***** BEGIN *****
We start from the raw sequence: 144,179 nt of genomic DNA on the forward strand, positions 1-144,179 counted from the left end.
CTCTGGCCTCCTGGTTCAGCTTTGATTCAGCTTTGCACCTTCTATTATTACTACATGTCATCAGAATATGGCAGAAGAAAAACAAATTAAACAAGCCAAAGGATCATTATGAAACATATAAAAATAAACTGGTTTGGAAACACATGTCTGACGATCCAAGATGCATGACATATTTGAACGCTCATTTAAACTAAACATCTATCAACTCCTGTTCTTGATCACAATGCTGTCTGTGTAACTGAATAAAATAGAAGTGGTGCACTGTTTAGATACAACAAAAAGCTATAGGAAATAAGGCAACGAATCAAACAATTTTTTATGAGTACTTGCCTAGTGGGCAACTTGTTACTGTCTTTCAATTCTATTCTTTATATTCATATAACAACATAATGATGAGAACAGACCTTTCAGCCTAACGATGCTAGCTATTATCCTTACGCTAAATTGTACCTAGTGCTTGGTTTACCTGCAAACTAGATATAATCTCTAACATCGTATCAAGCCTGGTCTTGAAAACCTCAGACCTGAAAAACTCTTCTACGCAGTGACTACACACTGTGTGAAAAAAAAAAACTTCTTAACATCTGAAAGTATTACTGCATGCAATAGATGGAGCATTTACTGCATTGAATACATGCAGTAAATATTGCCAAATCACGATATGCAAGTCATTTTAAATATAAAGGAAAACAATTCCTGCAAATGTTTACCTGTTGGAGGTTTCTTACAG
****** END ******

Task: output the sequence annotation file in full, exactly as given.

We start from the raw sequence: 144,179 nt of genomic DNA on the forward strand, positions 1-144,179 counted from the left end.
CTCTGGCCTCCTGGTTCAGCTTTGATTCAGCTTTGCACCTTCTATTATTACTACATGTCATCAGAATATGGCAGAAGAAAAACAAATTAAACAAGCCAAAGGATCATTATGAAACATATAAAAATAAACTGGTTTGGAAACACATGTCTGACGATCCAAGATGCATGACATATTTGAACGCTCATTTAAACTAAACATCTATCAACTCCTGTTCTTGATCACAATGCTGTCTGTGTAACTGAATAAAATAGAAGTGGTGCACTGTTTAGATACAACAAAAAGCTATAGGAAATAAGGCAACGAATCAAACAATTTTTTATGAGTACTTGCCTAGTGGGCAACTTGTTACTGTCTTTCAATTCTATTCTTTATATTCATATAACAACATAATGATGAGAACAGACCTTTCAGCCTAACGATGCTAGCTATTATCCTTACGCTAAATTGTACCTAGTGCTTGGTTTACCTGCAAACTAGATATAATCTCTAACATCGTATCAAGCCTGGTCTTGAAAACCTCAGACCTGAAAAACTCTTCTACGCAGTGACTACACACTGTGTGAAAAAAAAAAACTTCTTAACATCTGAAAGTATTACTGCATGCAATAGATGGAGCATTTACTGCATTGAATACATGCAGTAAATATTGCCAAATCACGATATGCAAGTCATTTTAAATATAAAGGAAAACAATTCCTGCAAATGTTTACCTGTTGGAGGTTTCTTACAG